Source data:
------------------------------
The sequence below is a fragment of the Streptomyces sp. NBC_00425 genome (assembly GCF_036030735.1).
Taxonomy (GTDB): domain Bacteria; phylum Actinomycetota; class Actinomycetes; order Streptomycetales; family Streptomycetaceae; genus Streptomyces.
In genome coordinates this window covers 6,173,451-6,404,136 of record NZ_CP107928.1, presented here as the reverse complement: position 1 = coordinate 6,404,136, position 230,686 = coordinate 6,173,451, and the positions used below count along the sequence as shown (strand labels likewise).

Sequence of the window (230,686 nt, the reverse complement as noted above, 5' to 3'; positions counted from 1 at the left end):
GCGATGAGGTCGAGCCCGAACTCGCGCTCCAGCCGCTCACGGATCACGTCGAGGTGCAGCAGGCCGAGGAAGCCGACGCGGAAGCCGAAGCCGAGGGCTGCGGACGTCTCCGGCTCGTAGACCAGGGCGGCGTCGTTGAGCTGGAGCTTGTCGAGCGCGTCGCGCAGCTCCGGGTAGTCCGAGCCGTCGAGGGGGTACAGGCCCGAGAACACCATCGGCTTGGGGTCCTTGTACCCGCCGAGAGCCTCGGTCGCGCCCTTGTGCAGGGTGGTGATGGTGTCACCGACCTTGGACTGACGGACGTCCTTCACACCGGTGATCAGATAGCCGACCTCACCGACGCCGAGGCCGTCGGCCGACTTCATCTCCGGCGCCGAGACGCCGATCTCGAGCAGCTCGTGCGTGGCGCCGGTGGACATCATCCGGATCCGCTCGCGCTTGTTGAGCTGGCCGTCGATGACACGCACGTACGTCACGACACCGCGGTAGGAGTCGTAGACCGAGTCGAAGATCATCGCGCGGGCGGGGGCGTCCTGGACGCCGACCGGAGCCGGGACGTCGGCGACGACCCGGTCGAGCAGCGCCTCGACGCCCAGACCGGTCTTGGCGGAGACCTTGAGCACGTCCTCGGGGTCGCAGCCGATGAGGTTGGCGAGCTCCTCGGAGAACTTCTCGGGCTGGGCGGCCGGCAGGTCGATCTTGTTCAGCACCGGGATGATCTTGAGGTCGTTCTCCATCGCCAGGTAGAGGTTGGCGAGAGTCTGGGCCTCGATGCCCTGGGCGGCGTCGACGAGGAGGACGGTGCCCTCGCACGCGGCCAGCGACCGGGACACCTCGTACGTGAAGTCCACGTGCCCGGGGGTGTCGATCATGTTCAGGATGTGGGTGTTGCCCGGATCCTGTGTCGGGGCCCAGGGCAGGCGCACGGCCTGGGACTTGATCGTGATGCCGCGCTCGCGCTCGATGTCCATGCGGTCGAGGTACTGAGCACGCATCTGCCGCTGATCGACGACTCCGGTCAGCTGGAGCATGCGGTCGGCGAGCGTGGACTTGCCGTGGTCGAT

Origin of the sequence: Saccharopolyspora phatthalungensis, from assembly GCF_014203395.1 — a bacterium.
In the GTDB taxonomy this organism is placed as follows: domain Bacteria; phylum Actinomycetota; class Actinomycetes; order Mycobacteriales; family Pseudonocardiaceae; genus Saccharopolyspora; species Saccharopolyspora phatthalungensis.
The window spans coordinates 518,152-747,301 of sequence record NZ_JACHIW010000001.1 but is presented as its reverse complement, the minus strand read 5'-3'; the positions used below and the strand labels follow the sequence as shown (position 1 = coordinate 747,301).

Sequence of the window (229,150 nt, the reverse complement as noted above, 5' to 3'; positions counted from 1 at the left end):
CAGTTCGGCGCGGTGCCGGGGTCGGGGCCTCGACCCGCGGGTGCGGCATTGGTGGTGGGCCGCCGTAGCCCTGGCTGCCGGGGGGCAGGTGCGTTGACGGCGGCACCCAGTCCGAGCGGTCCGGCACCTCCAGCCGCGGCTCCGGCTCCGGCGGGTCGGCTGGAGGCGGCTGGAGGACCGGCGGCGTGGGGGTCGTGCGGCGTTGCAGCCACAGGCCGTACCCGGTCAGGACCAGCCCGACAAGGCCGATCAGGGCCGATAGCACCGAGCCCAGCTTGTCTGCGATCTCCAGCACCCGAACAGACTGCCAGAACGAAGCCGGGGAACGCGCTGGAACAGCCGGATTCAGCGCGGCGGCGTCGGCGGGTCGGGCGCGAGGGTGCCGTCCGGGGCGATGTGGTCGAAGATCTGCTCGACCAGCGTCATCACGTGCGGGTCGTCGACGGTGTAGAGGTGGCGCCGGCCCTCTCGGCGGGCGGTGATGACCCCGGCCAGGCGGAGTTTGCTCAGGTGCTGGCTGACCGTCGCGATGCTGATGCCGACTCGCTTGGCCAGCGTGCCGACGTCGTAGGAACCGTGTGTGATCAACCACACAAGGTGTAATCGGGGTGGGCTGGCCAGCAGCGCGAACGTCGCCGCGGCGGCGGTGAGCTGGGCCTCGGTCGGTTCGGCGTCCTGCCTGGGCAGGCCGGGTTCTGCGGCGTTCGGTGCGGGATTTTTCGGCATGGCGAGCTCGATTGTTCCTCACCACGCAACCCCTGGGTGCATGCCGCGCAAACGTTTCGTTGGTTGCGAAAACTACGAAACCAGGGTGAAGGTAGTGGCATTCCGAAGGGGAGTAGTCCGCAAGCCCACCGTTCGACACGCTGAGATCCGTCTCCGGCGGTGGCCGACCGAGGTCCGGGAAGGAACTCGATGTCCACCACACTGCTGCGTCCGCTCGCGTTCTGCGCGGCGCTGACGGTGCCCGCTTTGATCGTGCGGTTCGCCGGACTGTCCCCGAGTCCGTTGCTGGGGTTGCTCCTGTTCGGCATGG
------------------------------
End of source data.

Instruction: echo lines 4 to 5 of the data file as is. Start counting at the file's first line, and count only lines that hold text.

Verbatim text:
Sequence of the window (230,686 nt, the reverse complement as noted above, 5' to 3'; positions counted from 1 at the left end):
GCGATGAGGTCGAGCCCGAACTCGCGCTCCAGCCGCTCACGGATCACGTCGAGGTGCAGCAGGCCGAGGAAGCCGACGCGGAAGCCGAAGCCGAGGGCTGCGGACGTCTCCGGCTCGTAGACCAGGGCGGCGTCGTTGAGCTGGAGCTTGTCGAGCGCGTCGCGCAGCTCCGGGTAGTCCGAGCCGTCGAGGGGGTACAGGCCCGAGAACACCATCGGCTTGGGGTCCTTGTACCCGCCGAGAGCCTCGGTCGCGCCCTTGTGCAGGGTGGTGATGGTGTCACCGACCTTGGACTGACGGACGTCCTTCACACCGGTGATCAGATAGCCGACCTCACCGACGCCGAGGCCGTCGGCCGACTTCATCTCCGGCGCCGAGACGCCGATCTCGAGCAGCTCGTGCGTGGCGCCGGTGGACATCATCCGGATCCGCTCGCGCTTGTTGAGCTGGCCGTCGATGACACGCACGTACGTCACGACACCGCGGTAGGAGTCGTAGACCGAGTCGAAGATCATCGCGCGGGCGGGGGCGTCCTGGACGCCGACCGGAGCCGGGACGTCGGCGACGACCCGGTCGAGCAGCGCCTCGACGCCCAGACCGGTCTTGGCGGAGACCTTGAGCACGTCCTCGGGGTCGCAGCCGATGAGGTTGGCGAGCTCCTCGGAGAACTTCTCGGGCTGGGCGGCCGGCAGGTCGATCTTGTTCAGCACCGGGATGATCTTGAGGTCGTTCTCCATCGCCAGGTAGAGGTTGGCGAGAGTCTGGGCCTCGATGCCCTGGGCGGCGTCGACGAGGAGGACGGTGCCCTCGCACGCGGCCAGCGACCGGGACACCTCGTACGTGAAGTCCACGTGCCCGGGGGTGTCGATCATGTTCAGGATGTGGGTGTTGCCCGGATCCTGTGTCGGGGCCCAGGGCAGGCGCACGGCCTGGGACTTGATCGTGATGCCGCGCTCGCGCTCGATGTCCATGCGGTCGAGGTACTGAGCACGCATCTGCCGCTGATCGACGACTCCGGTCAGCTGGAGCATGCGGTCGGCGAGCGTGGACTTGCCGTGGTCGAT